Processus addictif : psychopathologie et neurobiologie

Abstract : This thesis, fit into the framework of clinical psychopathology, proposes an articulation between data of the neurosciences and the practice met in a CSAPA.The first part is devoted to the phenomenology of the addicting process with its successive phases that end in a request of care as a response to the final alienation produced by drug use. This request of care is, generally, at first, a request for a substitution treatment, which sometimes comes along with a psychological follow-up.In the second part, the hypothesis on the addiction’s genesis regarding the narcissistic vulnerability spotted in patients and their neurobiological bases is examined. Drug use would be a way to make arise the true self, thus overcoming the defensive system set up to protect oneself from traumas induced by the first environment. A first detailed clinical example represents an attempt to establish the existence of trauma, including of transgenerational origin, and the associated unrelenting course of addiction. Other clinical cases are examined, centered on a different aspect or on a specific moment of the support encounters, in order to illustrate other aspects of the addicting process. The neurobiological impact of traumas is also developed, that allows to articulate it with several concepts, particularly those of Winnicott.The third part proposes several functions to the addiction (defensive and anti-depressive roles, emotional regulation) with clinical examples and the neuroscientific bases currently known. Although experience in the psychoanalytical clinic is at a level of complexity much higher than what is currently accessible to the neurosciences, most of the research in this domain stay in line with psychological understanding of the addicting process.Finally, a hypothetical model of addiction in drugs and the most sensitive points concerning the therapeutic support are outlined.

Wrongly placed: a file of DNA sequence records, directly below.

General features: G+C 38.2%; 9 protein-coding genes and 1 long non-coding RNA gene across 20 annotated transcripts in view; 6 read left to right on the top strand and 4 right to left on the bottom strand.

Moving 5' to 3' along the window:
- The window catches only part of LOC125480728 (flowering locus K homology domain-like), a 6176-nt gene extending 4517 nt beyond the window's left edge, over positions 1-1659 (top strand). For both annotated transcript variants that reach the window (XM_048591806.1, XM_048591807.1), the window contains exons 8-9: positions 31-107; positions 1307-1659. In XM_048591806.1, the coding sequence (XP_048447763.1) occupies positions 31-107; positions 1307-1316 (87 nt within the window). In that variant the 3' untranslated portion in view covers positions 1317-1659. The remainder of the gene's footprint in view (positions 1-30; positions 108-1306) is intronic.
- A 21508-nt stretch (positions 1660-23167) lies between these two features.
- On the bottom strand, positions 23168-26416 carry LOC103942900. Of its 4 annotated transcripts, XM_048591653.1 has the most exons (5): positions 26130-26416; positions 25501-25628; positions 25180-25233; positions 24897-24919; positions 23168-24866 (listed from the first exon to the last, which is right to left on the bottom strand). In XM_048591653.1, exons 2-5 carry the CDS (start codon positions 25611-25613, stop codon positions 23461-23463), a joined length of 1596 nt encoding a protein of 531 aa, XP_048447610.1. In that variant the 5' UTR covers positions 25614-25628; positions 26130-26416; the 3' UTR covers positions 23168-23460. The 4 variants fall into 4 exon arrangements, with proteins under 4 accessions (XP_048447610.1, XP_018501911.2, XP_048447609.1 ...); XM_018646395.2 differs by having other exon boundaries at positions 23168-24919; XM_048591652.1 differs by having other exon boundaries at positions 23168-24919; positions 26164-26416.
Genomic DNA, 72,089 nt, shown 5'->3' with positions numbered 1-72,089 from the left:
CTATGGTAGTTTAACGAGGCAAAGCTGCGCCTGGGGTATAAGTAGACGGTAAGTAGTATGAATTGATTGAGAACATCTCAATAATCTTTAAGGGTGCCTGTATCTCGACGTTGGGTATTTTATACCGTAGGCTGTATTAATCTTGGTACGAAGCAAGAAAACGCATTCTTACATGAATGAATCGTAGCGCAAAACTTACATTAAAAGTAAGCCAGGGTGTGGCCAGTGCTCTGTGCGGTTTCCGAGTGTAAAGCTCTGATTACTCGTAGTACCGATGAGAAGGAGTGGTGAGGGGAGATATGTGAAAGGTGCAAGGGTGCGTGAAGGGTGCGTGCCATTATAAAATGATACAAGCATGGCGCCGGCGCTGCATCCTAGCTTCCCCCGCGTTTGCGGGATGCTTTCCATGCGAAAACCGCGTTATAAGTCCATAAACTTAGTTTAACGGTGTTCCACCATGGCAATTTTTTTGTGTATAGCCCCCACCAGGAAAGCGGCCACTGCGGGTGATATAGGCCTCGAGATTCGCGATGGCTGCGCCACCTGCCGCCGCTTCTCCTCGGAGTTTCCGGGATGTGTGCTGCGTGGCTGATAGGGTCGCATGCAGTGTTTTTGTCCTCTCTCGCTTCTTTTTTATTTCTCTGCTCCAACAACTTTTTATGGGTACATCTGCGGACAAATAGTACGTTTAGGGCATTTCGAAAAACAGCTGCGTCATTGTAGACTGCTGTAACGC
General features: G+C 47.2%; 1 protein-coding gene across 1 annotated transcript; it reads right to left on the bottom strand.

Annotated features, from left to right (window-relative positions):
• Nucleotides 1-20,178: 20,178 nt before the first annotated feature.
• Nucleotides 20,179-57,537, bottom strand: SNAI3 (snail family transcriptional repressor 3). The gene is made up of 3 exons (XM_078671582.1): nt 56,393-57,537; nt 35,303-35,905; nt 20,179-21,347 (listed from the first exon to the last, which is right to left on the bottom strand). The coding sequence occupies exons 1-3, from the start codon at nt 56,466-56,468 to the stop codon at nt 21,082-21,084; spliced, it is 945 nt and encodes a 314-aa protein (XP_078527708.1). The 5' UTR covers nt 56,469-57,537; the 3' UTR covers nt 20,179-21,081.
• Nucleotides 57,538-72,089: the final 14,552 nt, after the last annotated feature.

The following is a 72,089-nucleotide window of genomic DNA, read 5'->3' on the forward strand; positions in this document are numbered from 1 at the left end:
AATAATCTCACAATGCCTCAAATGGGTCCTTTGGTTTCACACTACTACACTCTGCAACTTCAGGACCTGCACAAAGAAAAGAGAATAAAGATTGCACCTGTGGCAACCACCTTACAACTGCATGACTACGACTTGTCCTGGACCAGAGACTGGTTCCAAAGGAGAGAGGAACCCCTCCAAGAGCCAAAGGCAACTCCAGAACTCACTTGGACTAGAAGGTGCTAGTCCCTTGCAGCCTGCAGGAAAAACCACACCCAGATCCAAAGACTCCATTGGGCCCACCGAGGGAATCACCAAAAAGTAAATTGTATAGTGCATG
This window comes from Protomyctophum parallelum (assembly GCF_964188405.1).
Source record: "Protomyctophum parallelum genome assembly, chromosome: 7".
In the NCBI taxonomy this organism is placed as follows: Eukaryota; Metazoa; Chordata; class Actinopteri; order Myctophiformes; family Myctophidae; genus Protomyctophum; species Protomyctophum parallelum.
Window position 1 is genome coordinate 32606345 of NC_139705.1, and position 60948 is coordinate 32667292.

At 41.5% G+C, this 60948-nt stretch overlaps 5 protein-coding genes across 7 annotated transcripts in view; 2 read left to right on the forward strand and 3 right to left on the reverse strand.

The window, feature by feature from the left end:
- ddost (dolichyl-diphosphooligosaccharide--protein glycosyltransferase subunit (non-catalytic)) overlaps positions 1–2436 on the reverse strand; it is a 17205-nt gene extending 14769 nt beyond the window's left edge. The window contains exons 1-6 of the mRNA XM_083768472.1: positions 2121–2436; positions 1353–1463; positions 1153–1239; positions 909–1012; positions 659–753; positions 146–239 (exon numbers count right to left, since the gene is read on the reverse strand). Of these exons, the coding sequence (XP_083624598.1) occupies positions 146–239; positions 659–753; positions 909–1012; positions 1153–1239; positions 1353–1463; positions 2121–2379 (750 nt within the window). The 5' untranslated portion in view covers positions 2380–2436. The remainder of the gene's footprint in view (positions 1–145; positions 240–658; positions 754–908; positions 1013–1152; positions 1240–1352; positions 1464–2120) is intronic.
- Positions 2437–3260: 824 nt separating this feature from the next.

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Hélène Pin-Scarna. Processus addictif : psychopathologie et neurobiologie. Psychologie. Université Bourgogne Franche-Comté, 2017. Français. ⟨NNT : 2017UBFCC015⟩. ⟨tel-02282376⟩

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